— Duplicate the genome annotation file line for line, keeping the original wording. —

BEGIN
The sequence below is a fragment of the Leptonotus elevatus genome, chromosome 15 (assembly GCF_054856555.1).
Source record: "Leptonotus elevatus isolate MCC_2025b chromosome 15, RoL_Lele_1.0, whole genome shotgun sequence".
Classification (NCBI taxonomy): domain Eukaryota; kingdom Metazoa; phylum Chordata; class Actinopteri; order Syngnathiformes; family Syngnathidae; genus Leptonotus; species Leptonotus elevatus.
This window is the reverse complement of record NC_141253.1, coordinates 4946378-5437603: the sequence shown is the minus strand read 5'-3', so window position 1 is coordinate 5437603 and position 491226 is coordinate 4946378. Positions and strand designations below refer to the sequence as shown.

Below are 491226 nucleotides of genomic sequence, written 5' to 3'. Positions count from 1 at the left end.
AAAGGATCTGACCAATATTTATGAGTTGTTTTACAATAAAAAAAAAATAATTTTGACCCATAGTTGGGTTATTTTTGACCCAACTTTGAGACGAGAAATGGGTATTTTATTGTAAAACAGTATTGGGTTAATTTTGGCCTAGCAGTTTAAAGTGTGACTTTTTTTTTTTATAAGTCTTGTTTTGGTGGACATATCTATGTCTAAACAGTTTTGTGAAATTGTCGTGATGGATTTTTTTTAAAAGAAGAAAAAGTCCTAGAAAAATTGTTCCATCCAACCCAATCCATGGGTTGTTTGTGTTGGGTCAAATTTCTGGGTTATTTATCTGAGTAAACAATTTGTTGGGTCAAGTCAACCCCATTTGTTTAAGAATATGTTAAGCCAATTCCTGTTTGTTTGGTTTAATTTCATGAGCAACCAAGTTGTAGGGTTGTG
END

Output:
The sequence below is a fragment of the Leptonotus elevatus genome, chromosome 15 (assembly GCF_054856555.1).
Source record: "Leptonotus elevatus isolate MCC_2025b chromosome 15, RoL_Lele_1.0, whole genome shotgun sequence".
Classification (NCBI taxonomy): domain Eukaryota; kingdom Metazoa; phylum Chordata; class Actinopteri; order Syngnathiformes; family Syngnathidae; genus Leptonotus; species Leptonotus elevatus.
This window is the reverse complement of record NC_141253.1, coordinates 4946378-5437603: the sequence shown is the minus strand read 5'-3', so window position 1 is coordinate 5437603 and position 491226 is coordinate 4946378. Positions and strand designations below refer to the sequence as shown.

Below are 491226 nucleotides of genomic sequence, written 5' to 3'. Positions count from 1 at the left end.
AAAGGATCTGACCAATATTTATGAGTTGTTTTACAATAAAAAAAAAATAATTTTGACCCATAGTTGGGTTATTTTTGACCCAACTTTGAGACGAGAAATGGGTATTTTATTGTAAAACAGTATTGGGTTAATTTTGGCCTAGCAGTTTAAAGTGTGACTTTTTTTTTTTATAAGTCTTGTTTTGGTGGACATATCTATGTCTAAACAGTTTTGTGAAATTGTCGTGATGGATTTTTTTTAAAAGAAGAAAAAGTCCTAGAAAAATTGTTCCATCCAACCCAATCCATGGGTTGTTTGTGTTGGGTCAAATTTCTGGGTTATTTATCTGAGTAAACAATTTGTTGGGTCAAGTCAACCCCATTTGTTTAAGAATATGTTAAGCCAATTCCTGTTTGTTTGGTTTAATTTCATGAGCAACCAAGTTGTAGGGTTGTG